She has two daughters and a foster son. We all did okay--my sis as a writer and editor and internet retail pioneer, my brother and me as teachers, and me as a teacher and a writer both (and also a cook for quite a while; I'm proud of that, too).
My mother was a bit of a proto-tiger-mom. I remember her telling me to try to imitate her still-outstanding handwriting when my fourth grade teacher complained about my illegible scrawl. (It didn't work.) She was as quick to criticize as she was to praise. She went back to work, where I think she was probably the happiest, when most of the moms we knew were still throwing bridge parties and baking cookies. At work, she was a powerhouse--an executive secretary in the days when such women quietly ran American commerce. Simply put, nobody messed with her.
I was the eldest, and I fear I reminded her of my hot-tempered dad. I was unladylike, I let both her and my dad know when stuff bothered me (and stuff bothered me a lot), and I wrote poems and stories. She liked it that I was imaginative, she said, but cautioned me never to write down anything that I really cared about. It would be used against me, she was sure.
So of course, at the age of 64, I am still writing poems and stories, and casting them out into the world, where they might be used against me--that is, if enough people actually read them. Insert bitter cackle here.
The one thing I do not know how to do is NOT WRITE.
Getting as old as I am frequently is accompanied by small amounts of self-knowledge, and I understand now that I am an introvert with a damn good social front, happiest behind my computer fiddling with words. I like to be left alone to do that in peace. I am married to a man who loves travel, and while I can build up temporary enthusiasm for its glamor, I have literally zero sense of direction and regard being on the road as a weird, higher state of homelessness. I want my study. I want my desktop computer. I don't even want to go out to dinner.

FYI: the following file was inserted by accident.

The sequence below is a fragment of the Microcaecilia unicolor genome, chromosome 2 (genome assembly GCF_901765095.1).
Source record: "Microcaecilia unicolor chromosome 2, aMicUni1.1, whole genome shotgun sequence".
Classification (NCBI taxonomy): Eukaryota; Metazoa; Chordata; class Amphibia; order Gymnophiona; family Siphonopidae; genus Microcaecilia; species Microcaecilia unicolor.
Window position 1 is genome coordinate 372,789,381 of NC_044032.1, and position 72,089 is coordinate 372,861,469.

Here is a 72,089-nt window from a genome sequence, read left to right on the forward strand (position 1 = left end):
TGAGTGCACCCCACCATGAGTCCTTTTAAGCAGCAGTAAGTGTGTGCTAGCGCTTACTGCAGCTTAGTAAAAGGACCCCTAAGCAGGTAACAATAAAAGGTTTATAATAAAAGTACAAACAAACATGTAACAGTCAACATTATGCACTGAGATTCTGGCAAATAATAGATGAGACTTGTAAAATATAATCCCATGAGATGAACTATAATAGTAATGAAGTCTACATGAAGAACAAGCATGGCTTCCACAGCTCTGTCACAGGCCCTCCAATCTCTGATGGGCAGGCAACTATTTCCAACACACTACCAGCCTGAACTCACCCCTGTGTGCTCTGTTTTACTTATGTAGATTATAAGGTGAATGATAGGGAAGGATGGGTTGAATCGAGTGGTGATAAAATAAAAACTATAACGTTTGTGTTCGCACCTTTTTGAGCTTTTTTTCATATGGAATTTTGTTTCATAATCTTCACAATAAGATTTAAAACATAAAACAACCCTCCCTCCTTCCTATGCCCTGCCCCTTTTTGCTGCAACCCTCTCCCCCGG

So of COURSE I am getting on the Amtrak for Washington DC tomorrow to swim against the tide of Inauguration Day crowds, somehow get to my hotel (good luck with that, me), and be part on the 21st of the Women's March.
I am doing it for my mom, whose tough love made me the woman I am today. I am doing it because it isn't just donkeys and elephants and the usual political circus this time. I am doing it because of the darkness I fear descending upon my country. I am doing it because of the men my mom worked for--the ones who should have been working for her. And for my main character in my YA time travel books, Bean. She's a little bit me, but not as much of a scaredy-cat. She'd do it. I am doing it for everyone who'd rather sit in her study and write, because I've gotten to do that--like, a lot.
So, off I go. Got me an Evernight Teen colleagues' Work In Progress to read on the train, and I'm thinking peaceful protest first amendment rights thoughts. God bless us, every one.